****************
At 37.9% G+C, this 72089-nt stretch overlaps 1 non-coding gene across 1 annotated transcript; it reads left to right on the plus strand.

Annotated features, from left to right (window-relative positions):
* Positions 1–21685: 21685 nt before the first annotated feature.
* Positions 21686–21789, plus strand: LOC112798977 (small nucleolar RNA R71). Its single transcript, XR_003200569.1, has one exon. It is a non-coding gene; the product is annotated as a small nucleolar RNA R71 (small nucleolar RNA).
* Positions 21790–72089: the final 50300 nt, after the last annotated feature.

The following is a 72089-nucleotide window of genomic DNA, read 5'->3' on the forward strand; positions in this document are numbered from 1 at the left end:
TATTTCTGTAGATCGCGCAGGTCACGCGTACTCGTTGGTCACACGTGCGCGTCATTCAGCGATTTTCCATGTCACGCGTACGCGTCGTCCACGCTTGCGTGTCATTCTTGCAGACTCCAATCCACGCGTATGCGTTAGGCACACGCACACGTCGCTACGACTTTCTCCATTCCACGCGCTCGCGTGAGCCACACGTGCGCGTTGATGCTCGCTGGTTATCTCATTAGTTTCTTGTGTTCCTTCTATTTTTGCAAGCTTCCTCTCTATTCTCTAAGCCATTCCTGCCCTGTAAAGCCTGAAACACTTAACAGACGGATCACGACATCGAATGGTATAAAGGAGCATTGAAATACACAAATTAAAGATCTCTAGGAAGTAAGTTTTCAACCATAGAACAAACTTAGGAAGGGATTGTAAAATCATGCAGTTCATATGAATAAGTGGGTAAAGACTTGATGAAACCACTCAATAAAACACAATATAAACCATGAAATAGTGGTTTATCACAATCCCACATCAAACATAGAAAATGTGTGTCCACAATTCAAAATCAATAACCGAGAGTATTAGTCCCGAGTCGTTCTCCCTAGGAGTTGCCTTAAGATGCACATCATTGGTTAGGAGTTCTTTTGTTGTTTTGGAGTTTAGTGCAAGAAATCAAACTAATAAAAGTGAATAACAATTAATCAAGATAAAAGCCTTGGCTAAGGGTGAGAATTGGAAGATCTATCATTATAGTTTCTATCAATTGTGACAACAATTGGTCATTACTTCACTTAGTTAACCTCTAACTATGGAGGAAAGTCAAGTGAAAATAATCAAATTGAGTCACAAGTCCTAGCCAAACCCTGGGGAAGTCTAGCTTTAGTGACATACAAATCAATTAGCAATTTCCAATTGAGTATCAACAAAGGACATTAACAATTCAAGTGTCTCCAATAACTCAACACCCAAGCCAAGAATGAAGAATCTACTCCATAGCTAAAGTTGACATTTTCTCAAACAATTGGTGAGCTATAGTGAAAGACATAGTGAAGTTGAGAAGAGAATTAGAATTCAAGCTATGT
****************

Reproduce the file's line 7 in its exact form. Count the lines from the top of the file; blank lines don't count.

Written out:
TATTTCTGTAGATCGCGCAGGTCACGCGTACTCGTTGGTCACACGTGCGCGTCATTCAGCGATTTTCCATGTCACGCGTACGCGTCGTCCACGCTTGCGTGTCATTCTTGCAGACTCCAATCCACGCGTATGCGTTAGGCACACGCACACGTCGCTACGACTTTCTCCATTCCACGCGCTCGCGTGAGCCACACGTGCGCGTTGATGCTCGCTGGTTATCTCATTAGTTTCTTGTGTTCCTTCTATTTTTGCAAGCTTCCTCTCTATTCTCTAAGCCATTCCTGCCCTGTAAAGCCTGAAACACTTAACAGACGGATCACGACATCGAATGGTATAAAGGAGCATTGAAATACACAAATTAAAGATCTCTAGGAAGTAAGTTTTCAACCATAGAACAAACTTAGGAAGGGATTGTAAAATCATGCAGTTCATATGAATAAGTGGGTAAAGACTTGATGAAACCACTCAATAAAACACAATATAAACCATGAAATAGTGGTTTATCACAATCCCACATCAAACATAGAAAATGTGTGTCCACAATTCAAAATCAATAACCGAGAGTATTAGTCCCGAGTCGTTCTCCCTAGGAGTTGCCTTAAGATGCACATCATTGGTTAGGAGTTCTTTTGTTGTTTTGGAGTTTAGTGCAAGAAATCAAACTAATAAAAGTGAATAACAATTAATCAAGATAAAAGCCTTGGCTAAGGGTGAGAATTGGAAGATCTATCATTATAGTTTCTATCAATTGTGACAACAATTGGTCATTACTTCACTTAGTTAACCTCTAACTATGGAGGAAAGTCAAGTGAAAATAATCAAATTGAGTCACAAGTCCTAGCCAAACCCTGGGGAAGTCTAGCTTTAGTGACATACAAATCAATTAGCAATTTCCAATTGAGTATCAACAAAGGACATTAACAATTCAAGTGTCTCCAATAACTCAACACCCAAGCCAAGAATGAAGAATCTACTCCATAGCTAAAGTTGACATTTTCTCAAACAATTGGTGAGCTATAGTGAAAGACATAGTGAAGTTGAGAAGAGAATTAGAATTCAAGCTATGT